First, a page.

- Tax Levy : A tax levy is the most harsh of all the IRS collection mechanisms and is typically used when the taxing authority believes that all other options have been exhausted. Usually, for a levy to be released, either taxes must be paid in full or some other form of tax settlement must be have been reached with the IRS. There are three major forms of tax levies used by the IRS. Here are descriptions of each:
- Wage Garnishment: Wage garnishment is the most common type of tax levy used by the IRS. When a wage levy is implemented, the delinquent taxpayer’s employer is obligated by the IRS to deduct a certain amount of money from each pay period to go toward the employee’s unpaid tax liability. To stop wage garnishment, you must either come into full compliance with the IRS or cancel out the effects of the wage levy.
- IRS Bank Levy: An IRS bank levy can be devastating to most taxpayers since once notice of this type of levy has been received, little can be done to stop the IRS from seizing one’s bank account funds. Typically, if the IRS seizes funds once from a bank account, it is very likely they will seize funds from that account again in the future. However, it is important to note that bank levies can be stopped. Even if you cannot pay the IRS in full, there are other ways to prevent the IRS from seizing your bank account funds again in the future.
- Asset Seizure: Once all other options in attempting to collect your outstanding tax bill have been exhausted, it is very possible that the IRS will begin to seize your physical assets.
It has become relatively common knowledge that the likelihood of being selected for an audit is low for a given tax year. However, if you take those averages and apply them to a taxpayer’s lifetime, you’ll see that a taxpayer is more likely than not to receive an audit in their lifetime. Furthermore, these percentages actually increase each year as IRS computers become more sophisticated. An audit usually results in the taxpayer owing more in taxes than the original assessment. Here are some common problems faced when dealing with an IRS audit:
- Handling an IRS Audit: All audits – even mail audits – can be intimidating. When handling an audit, it is important to provide only the information requested. Never provide more information than is needed, because doing so can trigger an audit on additional items or years that were never a point of concern with the original audit.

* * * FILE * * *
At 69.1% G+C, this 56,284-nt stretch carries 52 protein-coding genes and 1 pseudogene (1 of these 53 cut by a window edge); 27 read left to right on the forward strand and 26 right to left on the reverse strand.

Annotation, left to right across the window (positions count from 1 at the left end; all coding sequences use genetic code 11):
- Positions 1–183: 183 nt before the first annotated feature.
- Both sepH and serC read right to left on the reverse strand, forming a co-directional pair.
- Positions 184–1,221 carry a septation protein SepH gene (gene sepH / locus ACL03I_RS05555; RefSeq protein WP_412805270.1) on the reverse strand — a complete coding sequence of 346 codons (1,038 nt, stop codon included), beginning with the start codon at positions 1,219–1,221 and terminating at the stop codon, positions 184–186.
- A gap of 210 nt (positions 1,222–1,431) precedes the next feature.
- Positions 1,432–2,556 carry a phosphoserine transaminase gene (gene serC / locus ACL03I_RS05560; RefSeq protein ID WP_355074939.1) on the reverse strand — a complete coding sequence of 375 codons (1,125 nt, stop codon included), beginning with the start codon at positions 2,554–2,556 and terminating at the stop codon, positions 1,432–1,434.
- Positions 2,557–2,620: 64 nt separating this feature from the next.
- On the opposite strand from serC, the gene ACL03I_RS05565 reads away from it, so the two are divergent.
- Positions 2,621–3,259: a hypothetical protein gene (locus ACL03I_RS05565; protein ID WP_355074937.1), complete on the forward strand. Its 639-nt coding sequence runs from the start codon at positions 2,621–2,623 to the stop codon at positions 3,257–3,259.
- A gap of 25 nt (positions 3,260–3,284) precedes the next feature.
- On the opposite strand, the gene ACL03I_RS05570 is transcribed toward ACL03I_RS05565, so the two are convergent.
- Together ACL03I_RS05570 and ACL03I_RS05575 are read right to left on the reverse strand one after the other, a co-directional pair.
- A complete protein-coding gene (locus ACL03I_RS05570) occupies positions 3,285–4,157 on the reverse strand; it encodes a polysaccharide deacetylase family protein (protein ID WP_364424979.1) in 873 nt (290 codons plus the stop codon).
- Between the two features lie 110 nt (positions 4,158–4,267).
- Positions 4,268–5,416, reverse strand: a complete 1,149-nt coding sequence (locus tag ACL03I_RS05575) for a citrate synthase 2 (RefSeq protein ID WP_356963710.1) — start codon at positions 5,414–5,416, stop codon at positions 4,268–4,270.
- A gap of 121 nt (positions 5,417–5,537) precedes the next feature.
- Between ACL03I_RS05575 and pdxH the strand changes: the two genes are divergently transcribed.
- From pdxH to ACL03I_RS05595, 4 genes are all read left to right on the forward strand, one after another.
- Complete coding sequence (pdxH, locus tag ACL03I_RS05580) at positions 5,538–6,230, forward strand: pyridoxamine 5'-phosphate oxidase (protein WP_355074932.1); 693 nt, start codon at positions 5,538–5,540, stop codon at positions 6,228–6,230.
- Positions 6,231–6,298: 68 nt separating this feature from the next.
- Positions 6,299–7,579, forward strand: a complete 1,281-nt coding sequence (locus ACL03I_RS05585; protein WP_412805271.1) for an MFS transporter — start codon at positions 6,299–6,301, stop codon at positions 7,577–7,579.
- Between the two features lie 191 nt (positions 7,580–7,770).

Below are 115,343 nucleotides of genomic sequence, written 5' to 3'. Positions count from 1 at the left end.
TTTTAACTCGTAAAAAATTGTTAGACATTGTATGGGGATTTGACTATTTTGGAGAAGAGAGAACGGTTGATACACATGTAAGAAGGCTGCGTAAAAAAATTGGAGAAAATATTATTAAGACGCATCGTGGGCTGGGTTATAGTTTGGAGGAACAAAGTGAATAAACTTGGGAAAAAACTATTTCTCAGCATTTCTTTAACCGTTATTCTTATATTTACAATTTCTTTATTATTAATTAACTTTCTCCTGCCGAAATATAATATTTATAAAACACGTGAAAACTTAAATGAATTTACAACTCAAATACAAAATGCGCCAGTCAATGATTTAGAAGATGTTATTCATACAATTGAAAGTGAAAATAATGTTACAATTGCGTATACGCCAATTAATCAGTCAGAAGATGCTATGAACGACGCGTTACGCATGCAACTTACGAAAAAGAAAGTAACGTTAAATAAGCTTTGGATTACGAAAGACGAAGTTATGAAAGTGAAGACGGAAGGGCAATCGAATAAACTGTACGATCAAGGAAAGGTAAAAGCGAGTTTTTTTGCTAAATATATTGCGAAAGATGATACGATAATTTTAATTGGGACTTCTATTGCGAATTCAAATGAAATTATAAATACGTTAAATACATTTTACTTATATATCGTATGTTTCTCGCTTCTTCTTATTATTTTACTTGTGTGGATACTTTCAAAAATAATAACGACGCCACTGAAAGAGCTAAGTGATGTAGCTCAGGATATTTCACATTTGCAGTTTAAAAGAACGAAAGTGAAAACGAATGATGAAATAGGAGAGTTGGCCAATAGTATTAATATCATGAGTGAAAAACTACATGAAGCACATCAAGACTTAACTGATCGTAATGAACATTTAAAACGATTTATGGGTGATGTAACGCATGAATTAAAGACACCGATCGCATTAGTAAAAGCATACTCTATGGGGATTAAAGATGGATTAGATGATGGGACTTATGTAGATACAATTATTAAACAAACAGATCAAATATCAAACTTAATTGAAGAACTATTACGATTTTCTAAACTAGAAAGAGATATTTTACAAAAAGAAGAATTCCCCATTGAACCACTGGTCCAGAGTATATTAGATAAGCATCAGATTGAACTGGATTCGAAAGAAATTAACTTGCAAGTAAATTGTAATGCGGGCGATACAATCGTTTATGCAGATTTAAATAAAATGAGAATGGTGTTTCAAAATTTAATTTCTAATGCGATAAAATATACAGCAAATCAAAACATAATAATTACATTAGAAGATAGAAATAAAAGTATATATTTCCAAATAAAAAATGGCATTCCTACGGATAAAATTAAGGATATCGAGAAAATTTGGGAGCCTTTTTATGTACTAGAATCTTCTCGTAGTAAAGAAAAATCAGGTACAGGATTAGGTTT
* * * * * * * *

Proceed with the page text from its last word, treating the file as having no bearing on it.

- Can’t Pay Amount Owed After an Audit: It is a common for an innocent error to be made with a tax filing, resulting in an audit and subsequently owing more taxes than had originally been anticipated. If taxes cannot be paid in full after an audit, there are a number of tax payment options available, depending upon unique one’s financial situation.
- Avoiding an IRS Audit: Based on audit statistics, there are several factors that can significantly decrease your chances of being audited. Knowing how to identify the typical audit red flags can help you significantly reduce your chances of being audited.
- Tax Audit Help: If you are being audited, it is generally better to handle the situation with a tax professional who isn’t directly tied to the tax return being audited. To prevent any further investigation, a tax audit expert will ensure that only the minimum amount of information is reported to the taxing authority. An expert can anticipate the type of questions that the IRS is likely to ask, and will know the maximum and minimum amount of information that should be provided so as not to provide the IRS with more details than necessary.
Tax Filing Mistakes